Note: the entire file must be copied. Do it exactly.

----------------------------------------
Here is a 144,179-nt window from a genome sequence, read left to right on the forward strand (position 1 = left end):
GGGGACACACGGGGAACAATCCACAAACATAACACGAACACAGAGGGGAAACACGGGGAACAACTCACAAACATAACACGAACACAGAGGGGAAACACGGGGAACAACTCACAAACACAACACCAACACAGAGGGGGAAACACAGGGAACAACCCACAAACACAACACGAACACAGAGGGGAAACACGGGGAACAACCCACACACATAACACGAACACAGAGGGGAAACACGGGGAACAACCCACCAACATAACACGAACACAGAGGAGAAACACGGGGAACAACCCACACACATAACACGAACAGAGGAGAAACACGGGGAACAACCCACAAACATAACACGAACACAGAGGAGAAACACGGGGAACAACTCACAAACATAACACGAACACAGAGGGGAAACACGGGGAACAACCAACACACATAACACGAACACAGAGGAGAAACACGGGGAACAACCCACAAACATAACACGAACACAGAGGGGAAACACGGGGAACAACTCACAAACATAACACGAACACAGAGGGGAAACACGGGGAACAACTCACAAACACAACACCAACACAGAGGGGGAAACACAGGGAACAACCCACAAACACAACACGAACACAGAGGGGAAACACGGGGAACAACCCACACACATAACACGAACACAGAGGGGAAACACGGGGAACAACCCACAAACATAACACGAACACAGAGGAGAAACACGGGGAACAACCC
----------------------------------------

Here is a 144,179-nt window from a genome sequence, read left to right on the forward strand (position 1 = left end):
GGGGACACACGGGGAACAATCCACAAACATAACACGAACACAGAGGGGAAACACGGGGAACAACTCACAAACATAACACGAACACAGAGGGGAAACACGGGGAACAACTCACAAACACAACACCAACACAGAGGGGGAAACACAGGGAACAACCCACAAACACAACACGAACACAGAGGGGAAACACGGGGAACAACCCACACACATAACACGAACACAGAGGGGAAACACGGGGAACAACCCACCAACATAACACGAACACAGAGGAGAAACACGGGGAACAACCCACACACATAACACGAACAGAGGAGAAACACGGGGAACAACCCACAAACATAACACGAACACAGAGGAGAAACACGGGGAACAACTCACAAACATAACACGAACACAGAGGGGAAACACGGGGAACAACCAACACACATAACACGAACACAGAGGAGAAACACGGGGAACAACCCACAAACATAACACGAACACAGAGGGGAAACACGGGGAACAACTCACAAACATAACACGAACACAGAGGGGAAACACGGGGAACAACTCACAAACACAACACCAACACAGAGGGGGAAACACAGGGAACAACCCACAAACACAACACGAACACAGAGGGGAAACACGGGGAACAACCCACACACATAACACGAACACAGAGGGGAAACACGGGGAACAACCCACAAACATAACACGAACACAGAGGAGAAACACGGGGAACAACCC